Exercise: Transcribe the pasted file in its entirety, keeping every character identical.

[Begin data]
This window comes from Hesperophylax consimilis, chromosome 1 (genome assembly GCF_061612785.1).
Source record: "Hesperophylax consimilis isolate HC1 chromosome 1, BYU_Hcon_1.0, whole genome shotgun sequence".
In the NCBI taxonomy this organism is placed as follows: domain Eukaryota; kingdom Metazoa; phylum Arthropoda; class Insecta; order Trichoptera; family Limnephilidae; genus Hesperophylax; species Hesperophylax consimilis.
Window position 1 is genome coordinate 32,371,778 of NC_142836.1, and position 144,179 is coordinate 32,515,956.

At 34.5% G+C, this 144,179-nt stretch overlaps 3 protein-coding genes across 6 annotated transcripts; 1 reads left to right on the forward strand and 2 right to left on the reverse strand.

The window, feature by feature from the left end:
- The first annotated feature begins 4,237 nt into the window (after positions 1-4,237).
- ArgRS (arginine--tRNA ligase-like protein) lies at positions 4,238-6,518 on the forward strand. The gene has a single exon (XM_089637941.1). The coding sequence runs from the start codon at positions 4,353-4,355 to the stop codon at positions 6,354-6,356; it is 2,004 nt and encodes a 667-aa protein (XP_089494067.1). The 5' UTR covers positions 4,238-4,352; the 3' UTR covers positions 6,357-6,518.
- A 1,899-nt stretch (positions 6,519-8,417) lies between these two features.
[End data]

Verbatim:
This window comes from Hesperophylax consimilis, chromosome 1 (genome assembly GCF_061612785.1).
Source record: "Hesperophylax consimilis isolate HC1 chromosome 1, BYU_Hcon_1.0, whole genome shotgun sequence".
In the NCBI taxonomy this organism is placed as follows: domain Eukaryota; kingdom Metazoa; phylum Arthropoda; class Insecta; order Trichoptera; family Limnephilidae; genus Hesperophylax; species Hesperophylax consimilis.
Window position 1 is genome coordinate 32,371,778 of NC_142836.1, and position 144,179 is coordinate 32,515,956.

At 34.5% G+C, this 144,179-nt stretch overlaps 3 protein-coding genes across 6 annotated transcripts; 1 reads left to right on the forward strand and 2 right to left on the reverse strand.

The window, feature by feature from the left end:
- The first annotated feature begins 4,237 nt into the window (after positions 1-4,237).
- ArgRS (arginine--tRNA ligase-like protein) lies at positions 4,238-6,518 on the forward strand. The gene has a single exon (XM_089637941.1). The coding sequence runs from the start codon at positions 4,353-4,355 to the stop codon at positions 6,354-6,356; it is 2,004 nt and encodes a 667-aa protein (XP_089494067.1). The 5' UTR covers positions 4,238-4,352; the 3' UTR covers positions 6,357-6,518.
- A 1,899-nt stretch (positions 6,519-8,417) lies between these two features.